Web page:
In case you havent noticed, literary social networks are proliferating faster than they can be adopted by the digerati (hat tip to Bettina for that term). As far as I can tell, Goodreads is the most popular, though I wouldnt be surprised if another application sweeps it (its happened before- remember Friendster?). This article notes how egocasting contributes to literary social networks growth and also wonders which of them will be the facebook of the group (i.e. dominate). I wrote a post in February comparing Goodreads and Google Books, and concluded that I preferred Google Books, but thought I should update the thought to include some other approaches.
The Guardian article that I mentioned above introduced me to two new literary social networks, Library Thing and BookRabbit. Library Thing is a US-based social network that is definitely more data-oriented, as it gives users a large number of options for associating information with a book title. In the screenshot below, youll see the default view for a book on Library Thing- note that the level of detail available is definitely for the librarian in all of us:
This next image shows how Library Thing consolidates some of the data into an easy-to-use tabbed interface:
Lastly, for visually-oriented users, Library Thing also has a covers view similar to Google Books (BookRabbits shelf view takes the cake, though, as youll see).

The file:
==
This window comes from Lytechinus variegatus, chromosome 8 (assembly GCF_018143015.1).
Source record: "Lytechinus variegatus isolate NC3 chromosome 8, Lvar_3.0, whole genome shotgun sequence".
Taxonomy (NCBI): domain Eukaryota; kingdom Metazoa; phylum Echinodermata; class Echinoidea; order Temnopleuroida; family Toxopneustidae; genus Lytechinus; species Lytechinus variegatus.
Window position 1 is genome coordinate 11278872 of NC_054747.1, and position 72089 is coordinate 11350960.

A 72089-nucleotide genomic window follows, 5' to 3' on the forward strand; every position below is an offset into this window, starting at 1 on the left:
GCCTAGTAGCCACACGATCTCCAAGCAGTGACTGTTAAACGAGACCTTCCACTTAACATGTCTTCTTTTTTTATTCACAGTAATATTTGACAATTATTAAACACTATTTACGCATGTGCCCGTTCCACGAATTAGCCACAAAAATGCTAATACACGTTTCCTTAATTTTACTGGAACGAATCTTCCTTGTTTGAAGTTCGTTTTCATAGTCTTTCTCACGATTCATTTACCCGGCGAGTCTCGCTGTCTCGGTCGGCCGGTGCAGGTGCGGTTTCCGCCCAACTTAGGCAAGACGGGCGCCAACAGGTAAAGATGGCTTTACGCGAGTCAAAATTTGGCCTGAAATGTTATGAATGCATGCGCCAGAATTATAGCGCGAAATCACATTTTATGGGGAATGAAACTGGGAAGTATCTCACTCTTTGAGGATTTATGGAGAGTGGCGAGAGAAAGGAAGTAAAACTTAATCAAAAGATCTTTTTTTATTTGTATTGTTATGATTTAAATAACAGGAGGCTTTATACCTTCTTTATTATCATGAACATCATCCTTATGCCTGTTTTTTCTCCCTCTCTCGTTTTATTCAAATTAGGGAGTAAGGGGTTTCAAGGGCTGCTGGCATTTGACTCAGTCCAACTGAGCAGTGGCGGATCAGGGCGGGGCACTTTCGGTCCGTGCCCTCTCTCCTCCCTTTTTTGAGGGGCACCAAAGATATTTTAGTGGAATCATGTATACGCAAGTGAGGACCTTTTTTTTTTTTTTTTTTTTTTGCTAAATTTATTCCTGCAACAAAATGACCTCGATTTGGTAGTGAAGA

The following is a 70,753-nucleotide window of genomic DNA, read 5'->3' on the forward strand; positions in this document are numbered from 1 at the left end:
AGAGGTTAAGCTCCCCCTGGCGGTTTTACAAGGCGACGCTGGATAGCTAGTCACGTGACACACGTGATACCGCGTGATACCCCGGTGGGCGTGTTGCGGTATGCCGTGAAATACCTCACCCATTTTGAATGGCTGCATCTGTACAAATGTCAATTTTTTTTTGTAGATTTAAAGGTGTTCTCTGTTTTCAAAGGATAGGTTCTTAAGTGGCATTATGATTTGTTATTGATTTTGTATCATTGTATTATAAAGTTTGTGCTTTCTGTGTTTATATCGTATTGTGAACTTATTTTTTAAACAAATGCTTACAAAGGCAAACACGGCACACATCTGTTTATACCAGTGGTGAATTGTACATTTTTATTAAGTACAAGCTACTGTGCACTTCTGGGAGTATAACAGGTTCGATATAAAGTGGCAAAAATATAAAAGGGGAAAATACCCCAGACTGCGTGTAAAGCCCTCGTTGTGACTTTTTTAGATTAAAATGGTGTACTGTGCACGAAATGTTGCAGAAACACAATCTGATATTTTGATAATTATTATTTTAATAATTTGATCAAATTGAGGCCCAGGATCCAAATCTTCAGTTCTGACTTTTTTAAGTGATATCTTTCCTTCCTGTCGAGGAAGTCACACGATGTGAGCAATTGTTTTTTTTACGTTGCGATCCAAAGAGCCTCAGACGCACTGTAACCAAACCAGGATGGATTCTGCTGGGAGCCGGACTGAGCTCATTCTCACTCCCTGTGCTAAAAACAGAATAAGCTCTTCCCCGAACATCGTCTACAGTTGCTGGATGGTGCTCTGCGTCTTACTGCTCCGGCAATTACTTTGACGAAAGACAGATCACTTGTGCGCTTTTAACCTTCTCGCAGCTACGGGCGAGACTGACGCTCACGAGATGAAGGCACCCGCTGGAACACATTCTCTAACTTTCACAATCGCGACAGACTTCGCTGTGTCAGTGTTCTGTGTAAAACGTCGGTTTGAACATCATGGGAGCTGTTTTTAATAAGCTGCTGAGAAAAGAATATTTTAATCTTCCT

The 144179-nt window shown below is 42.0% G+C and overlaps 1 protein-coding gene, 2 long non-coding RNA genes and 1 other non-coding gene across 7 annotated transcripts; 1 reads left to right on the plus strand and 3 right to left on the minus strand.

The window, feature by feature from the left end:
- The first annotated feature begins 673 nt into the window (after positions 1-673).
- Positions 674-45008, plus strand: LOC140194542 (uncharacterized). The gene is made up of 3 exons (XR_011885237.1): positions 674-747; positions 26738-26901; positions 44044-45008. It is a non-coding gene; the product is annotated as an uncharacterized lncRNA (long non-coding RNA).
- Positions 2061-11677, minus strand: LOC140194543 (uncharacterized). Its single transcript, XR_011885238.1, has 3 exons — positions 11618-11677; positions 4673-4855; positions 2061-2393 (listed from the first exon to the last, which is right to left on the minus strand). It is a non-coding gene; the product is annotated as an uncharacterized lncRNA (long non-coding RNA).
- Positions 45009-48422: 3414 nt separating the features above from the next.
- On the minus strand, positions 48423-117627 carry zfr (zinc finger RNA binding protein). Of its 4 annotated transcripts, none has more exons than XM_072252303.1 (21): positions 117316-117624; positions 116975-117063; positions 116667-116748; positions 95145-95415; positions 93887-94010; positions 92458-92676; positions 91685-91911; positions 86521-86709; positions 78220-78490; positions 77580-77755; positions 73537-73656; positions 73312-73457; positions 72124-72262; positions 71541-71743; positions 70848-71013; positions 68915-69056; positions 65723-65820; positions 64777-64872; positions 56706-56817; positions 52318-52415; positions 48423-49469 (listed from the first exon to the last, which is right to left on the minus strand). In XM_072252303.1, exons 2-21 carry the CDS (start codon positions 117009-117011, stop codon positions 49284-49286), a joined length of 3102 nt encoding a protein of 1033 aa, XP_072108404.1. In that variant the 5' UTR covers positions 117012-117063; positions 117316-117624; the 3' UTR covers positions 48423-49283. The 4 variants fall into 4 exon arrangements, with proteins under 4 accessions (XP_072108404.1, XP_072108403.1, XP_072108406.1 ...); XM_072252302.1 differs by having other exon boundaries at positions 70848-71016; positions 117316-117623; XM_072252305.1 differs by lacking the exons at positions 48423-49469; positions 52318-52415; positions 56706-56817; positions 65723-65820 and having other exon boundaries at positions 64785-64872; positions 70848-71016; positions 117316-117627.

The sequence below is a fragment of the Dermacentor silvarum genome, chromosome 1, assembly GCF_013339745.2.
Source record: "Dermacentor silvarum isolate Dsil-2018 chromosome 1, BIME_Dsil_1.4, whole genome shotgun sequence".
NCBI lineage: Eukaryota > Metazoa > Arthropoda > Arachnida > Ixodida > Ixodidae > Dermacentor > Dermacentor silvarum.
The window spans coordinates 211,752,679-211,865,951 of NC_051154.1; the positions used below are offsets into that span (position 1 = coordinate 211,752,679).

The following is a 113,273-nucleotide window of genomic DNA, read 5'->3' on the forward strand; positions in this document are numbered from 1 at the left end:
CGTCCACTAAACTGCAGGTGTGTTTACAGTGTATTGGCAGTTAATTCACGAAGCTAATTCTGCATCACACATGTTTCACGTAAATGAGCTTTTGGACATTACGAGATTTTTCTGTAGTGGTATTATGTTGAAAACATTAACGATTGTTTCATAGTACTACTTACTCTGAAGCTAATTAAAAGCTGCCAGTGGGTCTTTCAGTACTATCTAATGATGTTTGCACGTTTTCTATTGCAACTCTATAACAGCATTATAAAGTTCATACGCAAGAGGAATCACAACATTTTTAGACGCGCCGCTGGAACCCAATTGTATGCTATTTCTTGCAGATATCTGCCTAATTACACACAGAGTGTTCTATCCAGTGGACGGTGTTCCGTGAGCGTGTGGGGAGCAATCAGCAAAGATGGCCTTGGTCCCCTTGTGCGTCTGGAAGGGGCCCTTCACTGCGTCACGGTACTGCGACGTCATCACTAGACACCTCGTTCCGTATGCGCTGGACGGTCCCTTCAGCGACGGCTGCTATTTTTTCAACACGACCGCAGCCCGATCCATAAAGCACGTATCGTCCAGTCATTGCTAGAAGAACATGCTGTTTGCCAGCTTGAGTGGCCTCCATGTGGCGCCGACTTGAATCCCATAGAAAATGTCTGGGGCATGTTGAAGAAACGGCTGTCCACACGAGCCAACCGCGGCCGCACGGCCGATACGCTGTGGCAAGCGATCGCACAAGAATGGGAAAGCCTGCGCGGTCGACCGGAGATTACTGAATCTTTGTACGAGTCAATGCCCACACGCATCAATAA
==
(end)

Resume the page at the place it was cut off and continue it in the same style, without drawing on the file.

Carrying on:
BookRabbit, which is a newer UK-based social network, has some unique details that make it worth checking out. One neat approach is its shelf view, which allows you to submit a picture of your actual bookshelf and then map the image of each book to a record of it in your account. Then, you can just mouse-over the hot-spot youve created to show the books details to the right of your shelf:
BookRabbit also makes it easy for users to browse each others libraries and purchase available books:
As I wrote before, GoodReads definitely seems to be the most social of the literary social networks. Im not sure what the numbers are in particular, but I would guess that it is the most popular, too. In my earlier assessment, I said that even though I like to use Google Books to catalog my library online, GoodReads definitely had them beat in social features. They still do. That said, if youre interested in information about a book, rather than connecting with other readers, Google Books is probably better- some books even allow you to search through the text (see screenshots below- Goodreads first, then Google Books)!
For a more in-depth comparison with a feature-by-feature breakdown between Google Books and GoodReads, check out my earlier blog post. In the meantime, its hard to know which platform will come out on top as so many of them offer unique and helpful features that will be more or less attractive to different kinds of users.